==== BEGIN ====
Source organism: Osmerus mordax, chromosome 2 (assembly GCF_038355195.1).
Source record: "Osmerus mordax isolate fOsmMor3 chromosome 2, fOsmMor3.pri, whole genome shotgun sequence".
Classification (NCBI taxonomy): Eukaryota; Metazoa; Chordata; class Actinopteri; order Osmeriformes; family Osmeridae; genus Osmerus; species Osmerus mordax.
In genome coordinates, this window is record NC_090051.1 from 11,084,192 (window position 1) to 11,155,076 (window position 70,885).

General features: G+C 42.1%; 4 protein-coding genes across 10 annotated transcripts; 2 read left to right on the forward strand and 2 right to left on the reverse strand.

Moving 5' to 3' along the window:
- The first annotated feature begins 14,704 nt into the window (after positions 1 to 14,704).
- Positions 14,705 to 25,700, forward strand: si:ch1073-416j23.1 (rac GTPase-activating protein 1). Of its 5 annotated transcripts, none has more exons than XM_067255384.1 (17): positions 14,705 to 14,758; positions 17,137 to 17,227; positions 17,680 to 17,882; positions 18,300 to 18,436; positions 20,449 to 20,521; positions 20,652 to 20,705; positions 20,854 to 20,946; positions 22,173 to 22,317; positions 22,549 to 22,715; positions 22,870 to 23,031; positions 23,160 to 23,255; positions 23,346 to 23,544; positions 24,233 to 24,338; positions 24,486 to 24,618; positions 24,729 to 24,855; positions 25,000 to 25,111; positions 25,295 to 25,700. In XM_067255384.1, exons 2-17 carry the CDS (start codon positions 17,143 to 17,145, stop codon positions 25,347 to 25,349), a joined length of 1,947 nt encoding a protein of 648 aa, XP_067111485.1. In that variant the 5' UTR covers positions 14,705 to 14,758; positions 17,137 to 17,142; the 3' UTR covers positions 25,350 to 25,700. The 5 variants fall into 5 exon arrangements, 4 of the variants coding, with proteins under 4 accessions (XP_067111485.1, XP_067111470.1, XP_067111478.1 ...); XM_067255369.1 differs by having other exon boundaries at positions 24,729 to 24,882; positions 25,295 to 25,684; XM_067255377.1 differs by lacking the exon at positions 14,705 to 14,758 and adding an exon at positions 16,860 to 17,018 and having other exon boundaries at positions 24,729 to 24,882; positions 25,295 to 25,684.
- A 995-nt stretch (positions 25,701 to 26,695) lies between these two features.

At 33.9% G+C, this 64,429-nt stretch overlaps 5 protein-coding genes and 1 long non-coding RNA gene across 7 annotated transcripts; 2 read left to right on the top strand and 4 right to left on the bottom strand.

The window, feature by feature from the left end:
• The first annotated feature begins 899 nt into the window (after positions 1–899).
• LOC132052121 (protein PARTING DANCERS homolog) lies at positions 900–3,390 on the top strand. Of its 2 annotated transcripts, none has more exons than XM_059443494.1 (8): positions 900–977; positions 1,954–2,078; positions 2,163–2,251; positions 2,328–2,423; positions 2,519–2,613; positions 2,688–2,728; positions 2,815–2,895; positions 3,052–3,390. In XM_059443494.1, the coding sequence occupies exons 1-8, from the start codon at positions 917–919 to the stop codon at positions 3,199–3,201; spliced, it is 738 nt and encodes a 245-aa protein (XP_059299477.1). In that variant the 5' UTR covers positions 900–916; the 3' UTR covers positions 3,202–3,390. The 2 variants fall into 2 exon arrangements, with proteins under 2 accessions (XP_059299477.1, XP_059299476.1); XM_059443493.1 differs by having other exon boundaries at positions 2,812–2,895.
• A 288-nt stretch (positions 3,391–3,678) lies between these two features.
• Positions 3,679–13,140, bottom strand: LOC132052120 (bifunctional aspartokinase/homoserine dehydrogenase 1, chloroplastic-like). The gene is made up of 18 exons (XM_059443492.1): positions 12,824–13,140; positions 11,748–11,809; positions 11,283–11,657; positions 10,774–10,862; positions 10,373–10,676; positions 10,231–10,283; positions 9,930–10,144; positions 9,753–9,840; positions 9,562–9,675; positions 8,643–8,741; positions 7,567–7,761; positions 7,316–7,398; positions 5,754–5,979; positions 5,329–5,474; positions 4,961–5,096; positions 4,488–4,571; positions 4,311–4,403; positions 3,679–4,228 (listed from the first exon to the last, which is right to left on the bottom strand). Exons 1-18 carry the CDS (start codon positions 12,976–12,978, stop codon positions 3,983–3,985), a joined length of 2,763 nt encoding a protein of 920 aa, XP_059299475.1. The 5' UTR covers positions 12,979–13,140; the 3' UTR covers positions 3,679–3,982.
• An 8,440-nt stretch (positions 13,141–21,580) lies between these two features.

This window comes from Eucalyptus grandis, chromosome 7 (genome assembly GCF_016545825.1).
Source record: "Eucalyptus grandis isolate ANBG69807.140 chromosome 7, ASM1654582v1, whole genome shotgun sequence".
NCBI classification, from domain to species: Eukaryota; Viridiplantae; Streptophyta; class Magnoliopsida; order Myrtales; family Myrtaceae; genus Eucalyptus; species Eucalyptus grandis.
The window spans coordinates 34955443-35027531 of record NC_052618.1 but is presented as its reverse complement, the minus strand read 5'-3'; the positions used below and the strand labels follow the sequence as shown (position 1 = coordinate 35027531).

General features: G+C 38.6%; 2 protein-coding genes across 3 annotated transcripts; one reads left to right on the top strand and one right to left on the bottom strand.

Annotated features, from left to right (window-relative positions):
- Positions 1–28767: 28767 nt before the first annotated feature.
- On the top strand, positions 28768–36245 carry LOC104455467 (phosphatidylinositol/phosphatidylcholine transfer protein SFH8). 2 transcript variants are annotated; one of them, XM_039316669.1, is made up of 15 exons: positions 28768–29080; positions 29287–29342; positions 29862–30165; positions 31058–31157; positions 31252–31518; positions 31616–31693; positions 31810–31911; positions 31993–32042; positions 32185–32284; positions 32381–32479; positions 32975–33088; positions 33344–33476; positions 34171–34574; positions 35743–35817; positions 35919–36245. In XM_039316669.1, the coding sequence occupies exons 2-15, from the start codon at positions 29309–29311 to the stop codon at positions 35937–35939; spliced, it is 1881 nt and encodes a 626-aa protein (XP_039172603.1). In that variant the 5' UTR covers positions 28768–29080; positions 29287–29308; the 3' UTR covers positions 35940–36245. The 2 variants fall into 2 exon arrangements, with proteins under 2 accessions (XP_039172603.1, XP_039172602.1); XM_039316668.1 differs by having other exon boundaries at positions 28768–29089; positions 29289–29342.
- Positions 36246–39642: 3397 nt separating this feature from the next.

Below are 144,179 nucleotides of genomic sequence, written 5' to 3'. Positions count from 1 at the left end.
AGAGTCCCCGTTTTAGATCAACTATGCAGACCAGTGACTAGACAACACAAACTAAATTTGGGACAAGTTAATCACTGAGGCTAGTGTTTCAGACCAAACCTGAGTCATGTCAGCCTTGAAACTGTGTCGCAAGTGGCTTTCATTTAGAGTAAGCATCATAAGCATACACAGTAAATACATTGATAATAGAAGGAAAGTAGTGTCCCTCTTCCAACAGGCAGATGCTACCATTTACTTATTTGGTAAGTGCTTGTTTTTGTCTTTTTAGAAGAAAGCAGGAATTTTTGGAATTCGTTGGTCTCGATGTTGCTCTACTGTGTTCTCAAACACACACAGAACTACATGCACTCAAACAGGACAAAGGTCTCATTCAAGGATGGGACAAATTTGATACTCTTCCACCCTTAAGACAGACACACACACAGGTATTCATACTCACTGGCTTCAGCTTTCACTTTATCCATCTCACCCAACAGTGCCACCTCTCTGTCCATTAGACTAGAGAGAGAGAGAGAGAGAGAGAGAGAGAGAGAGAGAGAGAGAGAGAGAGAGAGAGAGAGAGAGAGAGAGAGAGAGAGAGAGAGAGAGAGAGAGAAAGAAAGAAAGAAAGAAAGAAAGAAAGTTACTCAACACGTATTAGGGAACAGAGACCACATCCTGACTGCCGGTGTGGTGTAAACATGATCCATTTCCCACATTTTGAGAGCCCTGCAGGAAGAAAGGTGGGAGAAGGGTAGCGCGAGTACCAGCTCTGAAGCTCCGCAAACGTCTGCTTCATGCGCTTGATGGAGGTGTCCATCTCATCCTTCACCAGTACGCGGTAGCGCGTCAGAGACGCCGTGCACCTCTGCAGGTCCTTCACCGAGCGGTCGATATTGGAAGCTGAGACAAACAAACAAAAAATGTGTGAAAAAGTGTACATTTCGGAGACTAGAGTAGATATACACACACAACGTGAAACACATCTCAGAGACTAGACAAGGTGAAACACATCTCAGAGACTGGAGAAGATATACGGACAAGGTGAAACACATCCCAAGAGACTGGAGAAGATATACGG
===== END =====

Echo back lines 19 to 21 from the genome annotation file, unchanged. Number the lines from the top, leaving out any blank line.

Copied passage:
NCBI classification, from domain to species: Eukaryota; Viridiplantae; Streptophyta; class Magnoliopsida; order Myrtales; family Myrtaceae; genus Eucalyptus; species Eucalyptus grandis.
The window spans coordinates 34955443-35027531 of record NC_052618.1 but is presented as its reverse complement, the minus strand read 5'-3'; the positions used below and the strand labels follow the sequence as shown (position 1 = coordinate 35027531).

General features: G+C 38.6%; 2 protein-coding genes across 3 annotated transcripts; one reads left to right on the top strand and one right to left on the bottom strand.